$15,000 - $20,000

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The fewest number of states average out in this bracket — just nine — keep their wedding under $20k on average. A lot of that is likely due to cost of living in those states being a bit more affordable than it might be in other geographic areas; with the exception of two outliers — Idaho and New Mexico — all nine states are located in the South.

  • Mississippi: $15,260
  • Alabama: $17,216
  • Arkansas: $17,43
  • Kentucky: $17,607
  • West Virginia: $18,228
  • Tennessee: $18,346
  • New Mexico: $18,470
  • Louisiana: $19,681
  • Idaho: $19,925

$20,000 - $25,000

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Meanwhile, the majority of states — 18 — fall in the $20k-to-$25k price point. They’re spread out across the country pretty well, although they tend to be clustered in the South, Midwest, and Southwest.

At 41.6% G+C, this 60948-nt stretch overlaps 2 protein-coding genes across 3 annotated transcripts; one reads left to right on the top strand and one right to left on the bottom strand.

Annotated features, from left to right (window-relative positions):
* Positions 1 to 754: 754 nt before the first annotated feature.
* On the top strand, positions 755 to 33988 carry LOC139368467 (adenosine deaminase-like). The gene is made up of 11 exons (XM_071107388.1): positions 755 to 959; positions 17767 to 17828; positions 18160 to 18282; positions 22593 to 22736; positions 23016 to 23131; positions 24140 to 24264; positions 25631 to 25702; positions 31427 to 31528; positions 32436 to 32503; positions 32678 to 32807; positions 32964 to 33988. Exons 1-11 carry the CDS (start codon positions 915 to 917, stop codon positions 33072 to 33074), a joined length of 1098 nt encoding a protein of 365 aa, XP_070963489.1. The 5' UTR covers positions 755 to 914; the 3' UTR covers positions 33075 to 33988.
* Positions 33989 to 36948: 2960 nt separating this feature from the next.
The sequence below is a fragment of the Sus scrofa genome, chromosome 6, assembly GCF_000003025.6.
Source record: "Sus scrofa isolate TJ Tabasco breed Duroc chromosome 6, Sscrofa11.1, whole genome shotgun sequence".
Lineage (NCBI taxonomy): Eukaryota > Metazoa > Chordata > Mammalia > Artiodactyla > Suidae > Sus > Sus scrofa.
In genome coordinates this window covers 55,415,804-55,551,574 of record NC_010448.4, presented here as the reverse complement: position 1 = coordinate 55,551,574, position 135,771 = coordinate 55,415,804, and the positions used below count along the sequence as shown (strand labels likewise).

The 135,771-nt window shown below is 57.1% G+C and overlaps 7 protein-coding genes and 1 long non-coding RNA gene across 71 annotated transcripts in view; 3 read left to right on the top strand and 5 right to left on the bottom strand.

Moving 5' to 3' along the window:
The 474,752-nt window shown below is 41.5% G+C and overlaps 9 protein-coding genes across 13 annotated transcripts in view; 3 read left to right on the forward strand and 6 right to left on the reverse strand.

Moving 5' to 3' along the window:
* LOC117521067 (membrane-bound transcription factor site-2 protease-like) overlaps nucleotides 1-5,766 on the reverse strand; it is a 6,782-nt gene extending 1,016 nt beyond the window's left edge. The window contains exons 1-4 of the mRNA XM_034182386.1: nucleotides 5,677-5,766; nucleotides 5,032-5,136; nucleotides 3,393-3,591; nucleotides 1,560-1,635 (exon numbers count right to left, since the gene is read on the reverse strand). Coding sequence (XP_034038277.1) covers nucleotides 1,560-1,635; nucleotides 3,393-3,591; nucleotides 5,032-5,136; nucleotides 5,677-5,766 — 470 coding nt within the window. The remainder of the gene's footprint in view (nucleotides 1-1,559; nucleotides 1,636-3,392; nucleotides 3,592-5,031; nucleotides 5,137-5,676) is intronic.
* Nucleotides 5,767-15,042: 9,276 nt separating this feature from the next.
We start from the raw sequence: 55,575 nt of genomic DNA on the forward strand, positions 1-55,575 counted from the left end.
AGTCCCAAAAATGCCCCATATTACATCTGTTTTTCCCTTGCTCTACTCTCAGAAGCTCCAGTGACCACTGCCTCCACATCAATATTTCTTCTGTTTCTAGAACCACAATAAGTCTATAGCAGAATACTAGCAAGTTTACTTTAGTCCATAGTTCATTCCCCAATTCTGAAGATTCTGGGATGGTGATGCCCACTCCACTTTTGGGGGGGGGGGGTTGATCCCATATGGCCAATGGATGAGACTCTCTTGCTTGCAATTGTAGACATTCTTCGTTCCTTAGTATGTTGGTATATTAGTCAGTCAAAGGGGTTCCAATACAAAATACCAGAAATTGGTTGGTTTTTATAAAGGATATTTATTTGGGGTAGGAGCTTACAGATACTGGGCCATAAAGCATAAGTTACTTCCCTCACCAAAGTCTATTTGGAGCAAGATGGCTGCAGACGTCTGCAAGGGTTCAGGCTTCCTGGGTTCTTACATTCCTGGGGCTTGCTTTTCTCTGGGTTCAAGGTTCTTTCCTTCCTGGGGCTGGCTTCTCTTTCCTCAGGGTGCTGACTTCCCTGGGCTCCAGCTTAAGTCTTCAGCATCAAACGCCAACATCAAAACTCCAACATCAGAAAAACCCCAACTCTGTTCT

• South Carolina: $20,047
  • Missouri: $20,058
  • North Carolina: $20,416
  • Montana: $20,706
  • Florida: $20,933
  • Michigan: $20,942
  • Indiana: $21,004
  • Oklahoma: $21,032
  • Ohio: $21,478
  • Arizona: $21,605
  • Georgia: $21,666
  • Nevada: $21,879
  • Kansas: $22,407
  • South Dakota: $22,896
  • Iowa: $23,426
  • Nebraska: $23,488
  • Wisconsin: $23,680
  • Texas: $24,520

$25,000 - $30,000

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12 states keep things in the $25k-to-$30k range. These states are largely in the West, Midwest, and Pacific Northwest; most of them are landlocked, rather than coastal.

  • Illinois: $25,918